Workers’ Compensation Insurance

Workers’ Compensation Insurance: The Ultimate Guide

Workers’ compensation insurance is a state-mandated insurance that provides income, medical benefits, and rehabilitative services for workers injured on the job or while performing work-related duties. 

It ensures that injured workers receive financial compensation for medical care and for a portion of the income they lose while they are unable to work. 

Workers’ compensation insurance also helps protect employers from lawsuits initiated by workers injured on the job. 

Here’s everything you need to know about workers’ compensation insurance. 

What is Workers’ Compensation Insurance?

Employers have a legal obligation to make sure that the workplace is as safe as possible for employees. Unfortunately, even the safest workplace has an accident. When that happens you need a worker compensation insurance policy.

There are 2 purposes for workers’ compensation insurance:

  • Providing injured workers with proper medical coverage.
  • Provides workers who are injured and can’t return to work with a portion of their income.
  • Protects employers from lawsuits by workers injured while working.
  • If a worker is killed while working, workers comp provides death benefits for the worker’s dependents.

Workers receive benefits regardless of who was at fault in the accident.

Which of the Following is Included Under Workers Compensation Insurance?

Workers’ compensation coverage is intended to pay medical expenses resulting from a work-related injury or work-related disease or illness. It will also compensate for some lost wages if the employee qualifies. The benefits employees receive are based on the severity and type of the injury or illness:

  • Medical Benefits – pays for medical care to treat a work-related injury
  • Income Benefits – pays a portion of the employee’s lost wages
  • Death Benefit – pays lost wages to the family of an employee killed on the job.
  • Burial Benefit – pays a portion of funeral expenses

What Does Workers’ Compensation Insurance Not Cover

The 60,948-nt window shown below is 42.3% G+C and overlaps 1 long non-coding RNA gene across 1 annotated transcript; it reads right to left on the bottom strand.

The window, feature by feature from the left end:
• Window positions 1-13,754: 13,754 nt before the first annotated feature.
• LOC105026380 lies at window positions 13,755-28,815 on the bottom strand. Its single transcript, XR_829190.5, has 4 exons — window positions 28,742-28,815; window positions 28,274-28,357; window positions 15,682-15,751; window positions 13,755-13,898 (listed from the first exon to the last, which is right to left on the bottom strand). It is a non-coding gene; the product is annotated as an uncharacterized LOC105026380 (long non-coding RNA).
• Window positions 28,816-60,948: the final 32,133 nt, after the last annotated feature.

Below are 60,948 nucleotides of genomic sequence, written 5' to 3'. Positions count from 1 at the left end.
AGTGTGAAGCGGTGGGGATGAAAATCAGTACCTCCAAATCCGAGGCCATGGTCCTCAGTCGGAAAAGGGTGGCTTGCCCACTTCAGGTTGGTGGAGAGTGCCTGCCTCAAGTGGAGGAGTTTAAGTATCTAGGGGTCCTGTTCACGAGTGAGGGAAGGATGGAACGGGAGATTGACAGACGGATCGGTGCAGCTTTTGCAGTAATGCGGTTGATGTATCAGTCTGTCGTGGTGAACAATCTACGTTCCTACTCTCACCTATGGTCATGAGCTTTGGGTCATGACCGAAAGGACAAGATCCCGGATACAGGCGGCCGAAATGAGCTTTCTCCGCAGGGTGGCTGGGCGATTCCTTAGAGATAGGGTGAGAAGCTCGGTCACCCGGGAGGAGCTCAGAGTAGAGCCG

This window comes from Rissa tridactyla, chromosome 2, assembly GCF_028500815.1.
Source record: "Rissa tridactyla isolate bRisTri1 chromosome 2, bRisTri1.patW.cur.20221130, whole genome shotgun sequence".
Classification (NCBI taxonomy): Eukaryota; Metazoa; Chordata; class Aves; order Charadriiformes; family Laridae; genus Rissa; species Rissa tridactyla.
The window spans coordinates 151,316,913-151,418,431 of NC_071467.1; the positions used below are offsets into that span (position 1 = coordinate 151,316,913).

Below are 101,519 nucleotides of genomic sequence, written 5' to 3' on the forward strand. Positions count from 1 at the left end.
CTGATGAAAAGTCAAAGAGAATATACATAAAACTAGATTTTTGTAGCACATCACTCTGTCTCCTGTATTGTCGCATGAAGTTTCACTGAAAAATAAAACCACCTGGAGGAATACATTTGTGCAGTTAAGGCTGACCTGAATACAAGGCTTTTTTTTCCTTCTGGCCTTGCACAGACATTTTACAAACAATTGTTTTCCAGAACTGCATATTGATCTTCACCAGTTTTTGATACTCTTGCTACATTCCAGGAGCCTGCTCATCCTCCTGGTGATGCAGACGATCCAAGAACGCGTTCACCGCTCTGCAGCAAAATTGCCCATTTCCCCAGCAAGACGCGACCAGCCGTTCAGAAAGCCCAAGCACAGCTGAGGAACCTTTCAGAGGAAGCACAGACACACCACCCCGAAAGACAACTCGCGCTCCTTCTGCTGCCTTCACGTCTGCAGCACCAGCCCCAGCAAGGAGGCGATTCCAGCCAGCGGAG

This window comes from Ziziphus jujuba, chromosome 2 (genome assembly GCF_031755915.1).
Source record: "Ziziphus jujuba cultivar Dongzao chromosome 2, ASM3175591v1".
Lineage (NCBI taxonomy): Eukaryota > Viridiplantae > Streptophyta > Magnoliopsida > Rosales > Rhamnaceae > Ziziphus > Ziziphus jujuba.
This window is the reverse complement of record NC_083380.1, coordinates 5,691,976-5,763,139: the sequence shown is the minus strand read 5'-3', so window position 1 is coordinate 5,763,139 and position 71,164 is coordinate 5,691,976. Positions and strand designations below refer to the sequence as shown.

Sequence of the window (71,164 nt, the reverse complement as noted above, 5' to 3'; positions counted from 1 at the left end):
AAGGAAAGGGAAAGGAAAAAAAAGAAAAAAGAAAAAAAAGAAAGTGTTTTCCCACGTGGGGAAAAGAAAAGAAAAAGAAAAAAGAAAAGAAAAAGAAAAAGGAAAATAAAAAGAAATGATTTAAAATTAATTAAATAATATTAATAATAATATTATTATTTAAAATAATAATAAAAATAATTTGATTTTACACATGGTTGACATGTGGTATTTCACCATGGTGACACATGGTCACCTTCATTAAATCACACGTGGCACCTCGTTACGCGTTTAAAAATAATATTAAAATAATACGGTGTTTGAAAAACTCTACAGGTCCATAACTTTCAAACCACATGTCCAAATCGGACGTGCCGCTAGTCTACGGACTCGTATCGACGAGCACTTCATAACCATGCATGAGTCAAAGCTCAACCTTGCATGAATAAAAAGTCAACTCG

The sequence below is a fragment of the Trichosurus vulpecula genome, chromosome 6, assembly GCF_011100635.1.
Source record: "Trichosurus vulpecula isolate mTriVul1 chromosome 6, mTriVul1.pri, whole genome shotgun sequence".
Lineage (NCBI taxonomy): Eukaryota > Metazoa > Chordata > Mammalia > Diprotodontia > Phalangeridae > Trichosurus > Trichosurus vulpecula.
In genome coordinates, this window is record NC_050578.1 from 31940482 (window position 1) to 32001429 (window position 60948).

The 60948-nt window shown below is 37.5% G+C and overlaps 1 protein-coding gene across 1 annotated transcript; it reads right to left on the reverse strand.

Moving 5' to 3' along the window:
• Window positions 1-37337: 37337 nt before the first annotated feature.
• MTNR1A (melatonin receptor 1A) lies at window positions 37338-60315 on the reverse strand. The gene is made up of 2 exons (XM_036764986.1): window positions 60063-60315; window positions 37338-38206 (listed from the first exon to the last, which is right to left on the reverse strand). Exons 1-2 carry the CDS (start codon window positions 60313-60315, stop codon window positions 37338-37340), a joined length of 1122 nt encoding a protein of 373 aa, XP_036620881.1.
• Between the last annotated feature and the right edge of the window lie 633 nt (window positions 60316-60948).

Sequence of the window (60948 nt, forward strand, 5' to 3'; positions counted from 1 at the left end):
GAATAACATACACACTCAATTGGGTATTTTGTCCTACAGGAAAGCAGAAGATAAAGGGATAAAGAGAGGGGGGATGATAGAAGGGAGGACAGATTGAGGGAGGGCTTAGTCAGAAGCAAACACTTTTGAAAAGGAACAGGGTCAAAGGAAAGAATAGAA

There are some items that are not covered by this policy, including:

  • Self-inflicted or intentional injuries
  • Drug or alcohol-related
  • Claims resulting from off-duty voluntary recreational or social events
  • “Acts of God” like flood or hurricane unless the job has a normal risk of such injuries

How Does Workers’ Compensation Insurance Work?

Workman’s compensation insurance works differently depending on the state where your business is located. In most states, all injuries must be reported to employers within 30 days. 

Injured or ill employees have up to one or two years to file a workers’ comp claim. 

To check how worker compensation insurance works in your state, it’s recommended to contact a trusted insurance company and speak to an insurance specialist who will give you all information you need. 

Who Needs Workers’ Compensation Insurance? 

Almost every industry can benefit from workers’ compensation insurance. Without this insurance, your company could face huge financial consequences in case an employee gets injured while working. Here are some industries that can benefit the most from having this policy:

  • Retail
  • Contractors
  • Food and beverage
  • Hospitality
  • Medical professions
  • Tech services
  • Therapeutic services
  • Small business
  • Printing and publishing

How Much Does Workers’ Compensation Cost?

Workers comp insurance costs about $1 for every $100 in payroll. However, there can be some variations depending on your workers’ classifications. 

In California, the cost of worker compensation insurance for every $100 in payroll is 40 cents for low-risk workers and $33.57 for high-risk jobs. In New York, on the other hand, the average is 7 cents per $100 payroll for low risk and $29.93 per $100 payroll for high-risk jobs. 

Related Reading: Pay-as-You-Go Workers’ Comp Insurance 101

How Is Workers’ Comp Calculated?